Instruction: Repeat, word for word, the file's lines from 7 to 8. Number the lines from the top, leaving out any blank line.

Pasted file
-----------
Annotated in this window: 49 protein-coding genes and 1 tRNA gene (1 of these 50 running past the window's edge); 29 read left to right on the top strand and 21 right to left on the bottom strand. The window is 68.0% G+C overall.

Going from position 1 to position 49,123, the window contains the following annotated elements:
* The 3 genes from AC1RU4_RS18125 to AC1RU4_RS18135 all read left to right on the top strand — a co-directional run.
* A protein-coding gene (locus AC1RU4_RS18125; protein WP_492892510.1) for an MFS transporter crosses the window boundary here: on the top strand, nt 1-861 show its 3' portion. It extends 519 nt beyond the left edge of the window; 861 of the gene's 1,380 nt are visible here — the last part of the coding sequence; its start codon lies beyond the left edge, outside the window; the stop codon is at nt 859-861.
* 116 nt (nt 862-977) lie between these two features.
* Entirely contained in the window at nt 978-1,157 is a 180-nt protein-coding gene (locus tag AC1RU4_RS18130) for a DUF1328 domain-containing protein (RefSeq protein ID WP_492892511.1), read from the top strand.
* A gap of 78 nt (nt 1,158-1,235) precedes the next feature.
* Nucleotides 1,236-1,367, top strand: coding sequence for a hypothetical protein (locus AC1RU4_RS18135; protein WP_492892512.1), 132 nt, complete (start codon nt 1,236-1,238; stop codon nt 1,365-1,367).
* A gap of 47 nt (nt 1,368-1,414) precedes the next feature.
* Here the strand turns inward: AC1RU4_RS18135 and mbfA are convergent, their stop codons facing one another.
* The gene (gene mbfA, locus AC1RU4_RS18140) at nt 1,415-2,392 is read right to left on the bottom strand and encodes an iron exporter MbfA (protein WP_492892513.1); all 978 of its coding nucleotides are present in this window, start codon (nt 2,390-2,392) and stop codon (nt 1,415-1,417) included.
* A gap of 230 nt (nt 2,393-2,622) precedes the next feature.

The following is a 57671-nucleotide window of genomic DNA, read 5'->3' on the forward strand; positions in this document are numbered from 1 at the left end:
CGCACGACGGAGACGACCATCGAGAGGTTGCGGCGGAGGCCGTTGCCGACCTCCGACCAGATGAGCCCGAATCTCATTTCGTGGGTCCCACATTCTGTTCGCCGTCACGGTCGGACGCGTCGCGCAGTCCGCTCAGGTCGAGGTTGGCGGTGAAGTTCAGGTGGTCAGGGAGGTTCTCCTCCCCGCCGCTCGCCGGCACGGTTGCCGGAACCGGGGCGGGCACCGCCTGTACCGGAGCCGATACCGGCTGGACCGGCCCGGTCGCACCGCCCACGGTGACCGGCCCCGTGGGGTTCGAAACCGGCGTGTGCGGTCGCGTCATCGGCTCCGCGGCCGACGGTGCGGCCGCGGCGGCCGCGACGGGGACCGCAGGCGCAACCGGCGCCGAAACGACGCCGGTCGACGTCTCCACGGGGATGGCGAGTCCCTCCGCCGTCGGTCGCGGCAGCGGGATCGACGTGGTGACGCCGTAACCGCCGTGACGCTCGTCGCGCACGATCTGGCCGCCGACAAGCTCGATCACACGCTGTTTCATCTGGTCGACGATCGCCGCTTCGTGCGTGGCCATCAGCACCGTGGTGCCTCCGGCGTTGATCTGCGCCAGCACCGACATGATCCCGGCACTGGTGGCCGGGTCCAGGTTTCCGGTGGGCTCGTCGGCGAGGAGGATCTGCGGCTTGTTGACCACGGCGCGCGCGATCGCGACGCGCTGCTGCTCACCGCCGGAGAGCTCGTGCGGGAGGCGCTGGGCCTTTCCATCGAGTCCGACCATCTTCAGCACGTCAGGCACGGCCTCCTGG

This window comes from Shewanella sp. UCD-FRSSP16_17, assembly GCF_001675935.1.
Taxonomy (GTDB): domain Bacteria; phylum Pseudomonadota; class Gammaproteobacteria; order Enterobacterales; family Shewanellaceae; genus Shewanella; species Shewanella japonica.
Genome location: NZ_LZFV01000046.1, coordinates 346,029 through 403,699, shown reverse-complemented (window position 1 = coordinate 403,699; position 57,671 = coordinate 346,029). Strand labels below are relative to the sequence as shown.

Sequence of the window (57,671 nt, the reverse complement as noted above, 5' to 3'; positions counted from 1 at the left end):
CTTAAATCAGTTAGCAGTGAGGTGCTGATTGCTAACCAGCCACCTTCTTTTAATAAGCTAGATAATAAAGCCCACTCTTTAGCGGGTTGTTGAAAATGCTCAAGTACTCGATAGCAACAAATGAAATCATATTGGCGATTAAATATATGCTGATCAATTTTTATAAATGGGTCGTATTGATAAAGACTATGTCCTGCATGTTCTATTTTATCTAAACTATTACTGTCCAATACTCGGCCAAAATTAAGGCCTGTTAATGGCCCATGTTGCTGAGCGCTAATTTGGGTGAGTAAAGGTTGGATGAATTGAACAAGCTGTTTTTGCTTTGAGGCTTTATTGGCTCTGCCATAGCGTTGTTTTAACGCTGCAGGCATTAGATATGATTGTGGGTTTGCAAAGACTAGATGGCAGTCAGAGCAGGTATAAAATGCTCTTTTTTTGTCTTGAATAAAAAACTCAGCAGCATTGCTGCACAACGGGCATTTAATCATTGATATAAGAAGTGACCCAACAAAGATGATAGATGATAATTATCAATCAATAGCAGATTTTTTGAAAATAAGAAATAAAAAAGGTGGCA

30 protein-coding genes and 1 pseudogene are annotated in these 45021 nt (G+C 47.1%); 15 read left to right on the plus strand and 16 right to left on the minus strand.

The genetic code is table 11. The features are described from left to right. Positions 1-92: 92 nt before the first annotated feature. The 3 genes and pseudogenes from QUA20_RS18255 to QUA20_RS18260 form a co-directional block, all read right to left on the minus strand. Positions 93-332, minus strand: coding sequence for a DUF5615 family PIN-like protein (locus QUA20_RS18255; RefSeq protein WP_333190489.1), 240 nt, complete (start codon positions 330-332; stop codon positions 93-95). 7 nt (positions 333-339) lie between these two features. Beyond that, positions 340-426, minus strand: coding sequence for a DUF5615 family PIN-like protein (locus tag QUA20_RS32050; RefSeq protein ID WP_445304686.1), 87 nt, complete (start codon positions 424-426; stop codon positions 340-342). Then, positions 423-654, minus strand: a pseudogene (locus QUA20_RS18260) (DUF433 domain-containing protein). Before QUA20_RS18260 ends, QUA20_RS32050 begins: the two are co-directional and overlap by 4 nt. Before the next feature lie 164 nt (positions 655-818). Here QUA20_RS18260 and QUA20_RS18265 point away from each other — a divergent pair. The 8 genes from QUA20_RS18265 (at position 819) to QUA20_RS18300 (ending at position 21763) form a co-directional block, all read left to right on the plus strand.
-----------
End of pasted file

* A gap of 78 nt (nt 1,158-1,235) precedes the next feature.
* Nucleotides 1,236-1,367, top strand: coding sequence for a hypothetical protein (locus AC1RU4_RS18135; protein WP_492892512.1), 132 nt, complete (start codon nt 1,236-1,238; stop codon nt 1,365-1,367).